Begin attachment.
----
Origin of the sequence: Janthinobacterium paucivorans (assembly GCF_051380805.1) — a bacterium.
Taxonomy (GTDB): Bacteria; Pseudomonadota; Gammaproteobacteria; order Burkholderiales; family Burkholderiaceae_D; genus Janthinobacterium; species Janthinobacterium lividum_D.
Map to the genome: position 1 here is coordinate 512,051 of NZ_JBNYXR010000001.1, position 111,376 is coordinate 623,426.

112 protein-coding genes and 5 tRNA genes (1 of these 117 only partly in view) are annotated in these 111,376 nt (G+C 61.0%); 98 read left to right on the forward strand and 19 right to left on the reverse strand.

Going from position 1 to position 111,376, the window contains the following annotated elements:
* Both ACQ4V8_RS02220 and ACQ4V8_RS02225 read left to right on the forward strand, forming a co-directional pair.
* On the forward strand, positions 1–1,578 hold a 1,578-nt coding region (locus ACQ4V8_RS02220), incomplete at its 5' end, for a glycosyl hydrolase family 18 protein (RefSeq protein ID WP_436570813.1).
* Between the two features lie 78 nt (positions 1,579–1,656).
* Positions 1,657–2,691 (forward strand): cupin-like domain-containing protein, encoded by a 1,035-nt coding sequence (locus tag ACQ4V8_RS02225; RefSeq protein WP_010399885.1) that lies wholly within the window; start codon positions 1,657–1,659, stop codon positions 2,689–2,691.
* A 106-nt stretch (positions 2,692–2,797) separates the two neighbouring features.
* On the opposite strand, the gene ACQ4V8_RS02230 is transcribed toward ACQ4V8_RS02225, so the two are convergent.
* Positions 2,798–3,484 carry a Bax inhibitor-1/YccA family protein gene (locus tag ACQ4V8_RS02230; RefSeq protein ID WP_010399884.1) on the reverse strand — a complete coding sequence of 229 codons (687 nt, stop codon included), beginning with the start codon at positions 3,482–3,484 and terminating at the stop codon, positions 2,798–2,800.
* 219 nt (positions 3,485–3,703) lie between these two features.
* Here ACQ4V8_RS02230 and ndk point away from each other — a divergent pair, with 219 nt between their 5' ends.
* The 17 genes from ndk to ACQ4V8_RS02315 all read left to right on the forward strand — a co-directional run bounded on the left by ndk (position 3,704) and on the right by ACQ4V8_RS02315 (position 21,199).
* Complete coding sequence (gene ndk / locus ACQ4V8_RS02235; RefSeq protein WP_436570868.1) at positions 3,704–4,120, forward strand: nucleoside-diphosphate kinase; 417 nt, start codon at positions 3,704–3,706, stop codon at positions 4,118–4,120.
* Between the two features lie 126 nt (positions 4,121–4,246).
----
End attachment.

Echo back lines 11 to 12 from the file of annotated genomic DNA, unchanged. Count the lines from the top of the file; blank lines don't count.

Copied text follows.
* On the opposite strand, the gene ACQ4V8_RS02230 is transcribed toward ACQ4V8_RS02225, so the two are convergent.
* Positions 2,798–3,484 carry a Bax inhibitor-1/YccA family protein gene (locus tag ACQ4V8_RS02230; RefSeq protein ID WP_010399884.1) on the reverse strand — a complete coding sequence of 229 codons (687 nt, stop codon included), beginning with the start codon at positions 3,482–3,484 and terminating at the stop codon, positions 2,798–2,800.